Iraq Summons U.S. Ambassador Over Trump's Jerusalem Decision
Iraqi Foreign Ministry on Thursday (December 7) summoned U.S. Ambassador to Iraq to protest a decision to recognize Jerusalem as the capital of Israel.
U.S. President Donald Trump's move to end decades of careful U.S. policy has sparked a storm of condemnation around the globe, both from Washington's traditional allies and its international foes.
Iraq’s Ministry of Foreign Affairs said it had summoned the U.S. ambassador in Baghdad, Douglas Silliman, and would hand him a memo protesting the decision by Trump.
“We caution against the dangerous repercussions of this decision on the stability of the region and the world,” an Iraqi government statement said.
“The U.S. administration has to backtrack on this decision to stop any dangerous escalation that would fuel extremism and create conditions favorable to terrorism,” it said.
Meanwhile, powerful Shia cleric Moqtada al-Sadr, who heads his own militia, demanded the closure of the American embassy in Baghdad and warned that "we can reach Israel through Syria".
The spiritual head of Iraq's Shia Grand Ayatollah Ali Sistani in a statement "denounced and condemned the American decision that injures the feelings of hundreds of millions of Arabs and Muslims".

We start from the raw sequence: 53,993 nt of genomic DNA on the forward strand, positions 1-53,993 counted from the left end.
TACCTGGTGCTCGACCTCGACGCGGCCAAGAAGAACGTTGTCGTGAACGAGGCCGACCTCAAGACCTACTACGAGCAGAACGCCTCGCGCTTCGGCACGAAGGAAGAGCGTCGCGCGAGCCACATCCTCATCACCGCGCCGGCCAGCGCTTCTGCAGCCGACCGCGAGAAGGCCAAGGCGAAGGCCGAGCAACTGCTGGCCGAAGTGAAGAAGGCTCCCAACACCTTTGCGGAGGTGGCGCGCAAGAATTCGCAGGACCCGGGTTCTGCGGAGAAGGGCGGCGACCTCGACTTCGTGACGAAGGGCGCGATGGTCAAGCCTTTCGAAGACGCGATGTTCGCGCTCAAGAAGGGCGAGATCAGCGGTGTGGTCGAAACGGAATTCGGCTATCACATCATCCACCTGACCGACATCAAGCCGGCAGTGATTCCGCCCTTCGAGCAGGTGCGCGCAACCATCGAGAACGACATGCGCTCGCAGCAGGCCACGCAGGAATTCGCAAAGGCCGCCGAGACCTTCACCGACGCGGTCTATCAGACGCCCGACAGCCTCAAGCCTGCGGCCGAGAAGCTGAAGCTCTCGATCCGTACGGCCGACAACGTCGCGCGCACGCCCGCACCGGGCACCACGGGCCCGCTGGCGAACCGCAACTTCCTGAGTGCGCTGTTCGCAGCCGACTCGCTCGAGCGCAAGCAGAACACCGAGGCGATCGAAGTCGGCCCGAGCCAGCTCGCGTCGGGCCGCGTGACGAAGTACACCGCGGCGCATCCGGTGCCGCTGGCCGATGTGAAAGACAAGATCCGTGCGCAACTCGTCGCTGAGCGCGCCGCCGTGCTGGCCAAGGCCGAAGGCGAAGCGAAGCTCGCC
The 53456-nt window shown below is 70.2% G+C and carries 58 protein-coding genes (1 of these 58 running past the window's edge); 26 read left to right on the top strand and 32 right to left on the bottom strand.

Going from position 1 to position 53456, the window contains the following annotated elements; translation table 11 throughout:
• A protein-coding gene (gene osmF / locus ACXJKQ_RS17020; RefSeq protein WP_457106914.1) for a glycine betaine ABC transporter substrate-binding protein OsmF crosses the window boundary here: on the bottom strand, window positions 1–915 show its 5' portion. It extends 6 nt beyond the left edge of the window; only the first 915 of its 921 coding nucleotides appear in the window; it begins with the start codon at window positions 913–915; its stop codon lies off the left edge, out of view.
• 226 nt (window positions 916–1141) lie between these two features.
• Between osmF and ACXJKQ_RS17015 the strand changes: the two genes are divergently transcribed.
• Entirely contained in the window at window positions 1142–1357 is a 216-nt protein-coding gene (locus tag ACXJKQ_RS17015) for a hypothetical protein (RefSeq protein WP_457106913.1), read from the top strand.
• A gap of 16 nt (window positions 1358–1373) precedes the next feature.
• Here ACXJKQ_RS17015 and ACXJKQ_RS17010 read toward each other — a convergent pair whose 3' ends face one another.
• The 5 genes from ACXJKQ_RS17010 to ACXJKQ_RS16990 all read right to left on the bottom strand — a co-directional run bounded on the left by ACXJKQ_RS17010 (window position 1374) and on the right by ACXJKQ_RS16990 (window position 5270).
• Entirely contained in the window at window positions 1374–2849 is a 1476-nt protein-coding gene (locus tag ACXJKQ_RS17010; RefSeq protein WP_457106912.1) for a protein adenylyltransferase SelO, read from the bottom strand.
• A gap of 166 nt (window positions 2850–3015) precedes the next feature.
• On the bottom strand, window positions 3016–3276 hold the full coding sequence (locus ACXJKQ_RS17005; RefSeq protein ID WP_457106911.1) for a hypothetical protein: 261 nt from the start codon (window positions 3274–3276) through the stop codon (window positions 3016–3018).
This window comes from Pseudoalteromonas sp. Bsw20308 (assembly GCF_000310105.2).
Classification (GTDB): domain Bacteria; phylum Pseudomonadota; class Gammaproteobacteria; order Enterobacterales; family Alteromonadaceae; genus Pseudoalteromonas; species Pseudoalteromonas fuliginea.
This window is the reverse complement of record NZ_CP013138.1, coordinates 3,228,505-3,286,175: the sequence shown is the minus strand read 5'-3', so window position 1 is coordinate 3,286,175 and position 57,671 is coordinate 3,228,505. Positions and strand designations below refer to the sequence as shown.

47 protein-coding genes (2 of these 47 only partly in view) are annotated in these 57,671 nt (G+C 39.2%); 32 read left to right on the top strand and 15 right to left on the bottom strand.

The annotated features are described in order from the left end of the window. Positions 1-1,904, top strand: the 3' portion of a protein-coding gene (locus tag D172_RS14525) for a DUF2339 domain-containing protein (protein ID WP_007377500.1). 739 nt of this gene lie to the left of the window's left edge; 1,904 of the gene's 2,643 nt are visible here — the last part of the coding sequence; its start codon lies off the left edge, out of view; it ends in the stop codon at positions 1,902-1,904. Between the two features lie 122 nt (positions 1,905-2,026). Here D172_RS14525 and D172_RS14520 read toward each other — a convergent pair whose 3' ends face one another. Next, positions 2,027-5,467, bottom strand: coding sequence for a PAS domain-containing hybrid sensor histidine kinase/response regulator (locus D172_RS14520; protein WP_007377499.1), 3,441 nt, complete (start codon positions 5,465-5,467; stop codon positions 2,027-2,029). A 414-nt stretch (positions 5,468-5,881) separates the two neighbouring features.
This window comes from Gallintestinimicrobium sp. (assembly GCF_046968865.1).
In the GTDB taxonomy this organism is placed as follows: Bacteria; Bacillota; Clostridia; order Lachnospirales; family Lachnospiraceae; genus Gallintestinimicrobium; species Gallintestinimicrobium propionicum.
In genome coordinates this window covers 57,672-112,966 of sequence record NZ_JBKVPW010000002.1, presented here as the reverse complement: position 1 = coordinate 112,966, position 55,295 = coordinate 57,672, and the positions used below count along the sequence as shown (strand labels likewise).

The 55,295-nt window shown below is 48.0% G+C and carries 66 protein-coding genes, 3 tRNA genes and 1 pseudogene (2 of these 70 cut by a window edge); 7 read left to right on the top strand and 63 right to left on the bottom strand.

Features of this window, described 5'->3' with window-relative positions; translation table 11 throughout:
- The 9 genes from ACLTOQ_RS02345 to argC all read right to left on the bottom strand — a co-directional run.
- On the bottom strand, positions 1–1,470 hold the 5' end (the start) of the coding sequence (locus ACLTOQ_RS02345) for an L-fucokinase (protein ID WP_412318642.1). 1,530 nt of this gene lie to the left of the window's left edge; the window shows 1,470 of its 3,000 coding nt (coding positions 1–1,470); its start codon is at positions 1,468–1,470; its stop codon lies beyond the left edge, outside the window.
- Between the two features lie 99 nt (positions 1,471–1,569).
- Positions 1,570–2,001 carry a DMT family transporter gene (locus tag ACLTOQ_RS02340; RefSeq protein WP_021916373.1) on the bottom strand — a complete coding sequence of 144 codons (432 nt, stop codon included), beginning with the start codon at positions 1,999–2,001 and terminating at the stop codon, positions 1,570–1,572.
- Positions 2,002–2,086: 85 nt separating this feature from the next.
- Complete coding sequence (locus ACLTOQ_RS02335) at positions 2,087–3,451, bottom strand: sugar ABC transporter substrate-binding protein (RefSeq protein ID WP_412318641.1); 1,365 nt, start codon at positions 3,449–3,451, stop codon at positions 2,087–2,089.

"This will not change the fact that Jerusalem is an occupied territory that needs to be returned to its legitimate Palestinian owners," he said.
An Iranian-backed militia in Iraq threatened to attack U.S. forces in the country in retaliation for the decision.
"The decision by Trump on Al-Quds [Jerusalem] makes it legitimate to strike the American forces in Iraq," Al-Nojaba militia chief Akram al-Kaabi said in a statement.
The group, established in 2013 and supported by Iran's Revolutionary Guards, numbers around 1,500 fighters and is part of the Hashid al-Shaabi (Popular Mobilization Forces) auxiliary force that has fought alongside the army against the Islamic State (ISIS).
The U.S. has thousands of troops stationed in Iraq to help in the fight against ISIS.
Officially, the Pentagon says it has 5,262 personnel in Iraq, but other figures released by the U.S. military have put the number at almost 9,000.